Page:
Listening and understanding are the most important keys to communications and relationships.
3. You should be proud of yourself that you are very brave and confident to speak, read, perform different jobs, etc. in a new language. You need to show them how good you are. If anyone judges you based on your English. Please stand up and speak up for yourself. The moment you are afraid of speaking English and going away from English speakers, you’re giving up. Again, it’s the 21st century. It’s the century for GLOBAL CITIZENS. You’re are one of them and you should be proud of it.
4. I’ve found that I can guess what foreigners sometimes are trying to say and help them to say what they want. I’ve known that because a big portion of my patrons is immigrants and some of they don’t speak English quite well. You should appreciate that you’ve worked very hard to improve your English skills while English speakers don’t even have to try. English comes to them naturally and they just take it for granted.
5. You should be proud of yourself because you know more than one culture. It means you see the world in different points of views. You are more respectful of other cultures and people.
6. I know sometimes you go home and blame on yourself that your English skills are killing you, your jobs and relationships because you didn’t speak well with customers and they were confused, or because they didn’t have a good paper for your class. It’s very normal. I feel it all the time. Just practice and practice every day. Do what I do now: start a blog, write, write and write. Don’t stop learning every day. I learn new words every day. It’s like my hobby.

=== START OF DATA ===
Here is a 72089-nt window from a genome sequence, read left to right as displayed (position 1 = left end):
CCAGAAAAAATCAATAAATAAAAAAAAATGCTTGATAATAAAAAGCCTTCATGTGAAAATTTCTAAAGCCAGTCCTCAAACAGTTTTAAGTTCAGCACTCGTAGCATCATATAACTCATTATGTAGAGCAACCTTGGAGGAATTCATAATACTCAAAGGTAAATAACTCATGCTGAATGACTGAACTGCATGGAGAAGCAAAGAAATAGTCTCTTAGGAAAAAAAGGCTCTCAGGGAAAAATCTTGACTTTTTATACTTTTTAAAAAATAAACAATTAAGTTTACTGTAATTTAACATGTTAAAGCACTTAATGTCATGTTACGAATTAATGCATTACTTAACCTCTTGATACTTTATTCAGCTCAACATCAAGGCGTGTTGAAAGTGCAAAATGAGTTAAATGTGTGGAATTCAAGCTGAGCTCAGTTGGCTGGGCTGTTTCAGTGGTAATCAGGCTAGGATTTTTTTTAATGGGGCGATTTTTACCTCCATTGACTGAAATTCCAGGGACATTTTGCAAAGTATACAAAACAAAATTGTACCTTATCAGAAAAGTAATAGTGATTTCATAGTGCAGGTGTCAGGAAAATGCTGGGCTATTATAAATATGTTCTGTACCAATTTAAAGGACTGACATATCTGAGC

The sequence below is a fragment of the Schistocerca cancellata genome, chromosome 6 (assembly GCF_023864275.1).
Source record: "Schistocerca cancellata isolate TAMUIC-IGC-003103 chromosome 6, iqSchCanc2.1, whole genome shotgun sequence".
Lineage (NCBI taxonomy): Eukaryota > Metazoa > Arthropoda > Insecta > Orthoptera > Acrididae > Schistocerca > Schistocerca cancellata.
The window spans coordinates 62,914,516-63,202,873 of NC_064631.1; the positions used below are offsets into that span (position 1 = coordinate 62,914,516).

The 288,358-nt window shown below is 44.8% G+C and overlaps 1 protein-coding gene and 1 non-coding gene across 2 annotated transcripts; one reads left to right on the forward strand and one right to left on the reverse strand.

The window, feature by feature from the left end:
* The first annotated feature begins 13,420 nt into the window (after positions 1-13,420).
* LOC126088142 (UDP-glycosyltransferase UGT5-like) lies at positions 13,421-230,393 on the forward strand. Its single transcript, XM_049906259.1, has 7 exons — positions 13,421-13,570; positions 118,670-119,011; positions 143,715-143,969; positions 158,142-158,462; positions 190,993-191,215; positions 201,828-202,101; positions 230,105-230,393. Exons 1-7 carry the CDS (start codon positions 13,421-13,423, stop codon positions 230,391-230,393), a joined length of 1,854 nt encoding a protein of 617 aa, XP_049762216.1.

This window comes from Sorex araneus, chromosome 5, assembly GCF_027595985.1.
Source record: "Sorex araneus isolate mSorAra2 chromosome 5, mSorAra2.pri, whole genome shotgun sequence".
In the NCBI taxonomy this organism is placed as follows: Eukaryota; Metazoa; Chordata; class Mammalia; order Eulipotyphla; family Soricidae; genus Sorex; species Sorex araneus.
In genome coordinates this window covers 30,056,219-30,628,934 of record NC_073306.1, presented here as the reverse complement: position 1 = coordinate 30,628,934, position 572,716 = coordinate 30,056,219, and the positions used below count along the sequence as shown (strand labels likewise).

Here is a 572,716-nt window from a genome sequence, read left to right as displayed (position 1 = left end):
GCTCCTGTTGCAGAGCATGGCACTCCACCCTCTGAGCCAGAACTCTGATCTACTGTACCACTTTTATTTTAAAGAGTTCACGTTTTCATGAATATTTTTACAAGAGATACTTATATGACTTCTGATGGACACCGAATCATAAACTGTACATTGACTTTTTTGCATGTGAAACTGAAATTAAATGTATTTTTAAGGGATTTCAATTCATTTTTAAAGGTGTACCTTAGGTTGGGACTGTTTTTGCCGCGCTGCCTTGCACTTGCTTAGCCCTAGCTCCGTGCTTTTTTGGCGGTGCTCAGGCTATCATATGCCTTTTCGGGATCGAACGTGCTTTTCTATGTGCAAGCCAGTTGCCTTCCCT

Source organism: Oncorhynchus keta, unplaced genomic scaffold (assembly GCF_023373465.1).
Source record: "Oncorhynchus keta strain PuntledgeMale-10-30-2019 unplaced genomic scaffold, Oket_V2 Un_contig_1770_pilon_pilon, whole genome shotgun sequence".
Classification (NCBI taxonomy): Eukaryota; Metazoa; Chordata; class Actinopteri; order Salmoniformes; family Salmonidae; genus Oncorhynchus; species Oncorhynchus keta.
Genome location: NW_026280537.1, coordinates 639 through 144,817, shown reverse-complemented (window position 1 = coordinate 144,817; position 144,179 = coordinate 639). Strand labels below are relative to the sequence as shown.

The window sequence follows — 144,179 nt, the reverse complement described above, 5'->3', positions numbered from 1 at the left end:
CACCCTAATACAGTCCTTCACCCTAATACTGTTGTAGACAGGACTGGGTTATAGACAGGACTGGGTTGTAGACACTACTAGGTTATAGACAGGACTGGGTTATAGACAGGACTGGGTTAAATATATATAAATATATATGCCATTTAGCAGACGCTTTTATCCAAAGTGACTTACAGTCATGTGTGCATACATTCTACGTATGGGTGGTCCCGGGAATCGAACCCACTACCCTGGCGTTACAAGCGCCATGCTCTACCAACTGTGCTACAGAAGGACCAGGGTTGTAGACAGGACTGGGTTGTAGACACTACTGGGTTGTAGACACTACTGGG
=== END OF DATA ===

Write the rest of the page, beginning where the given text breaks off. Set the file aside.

For foreigners who live and study abroad. Embrace yourself and practice languages every day. I wish you luck. Let me know if I can help you anything. Send me a message. I promise I will spend time on listening to your stories. I guess they must be very interesting.
For people who luckily speak English as a first language, I hope you can understand and appreciate what non-English speakers have gone through by being patient to listen and understand what they say. Please do that. You will learn so many interesting stories from them, from a completely different perspective. 🙂 I’m more than happy to tell you my stories. Send me a message :-).
Photo: Internet 🙂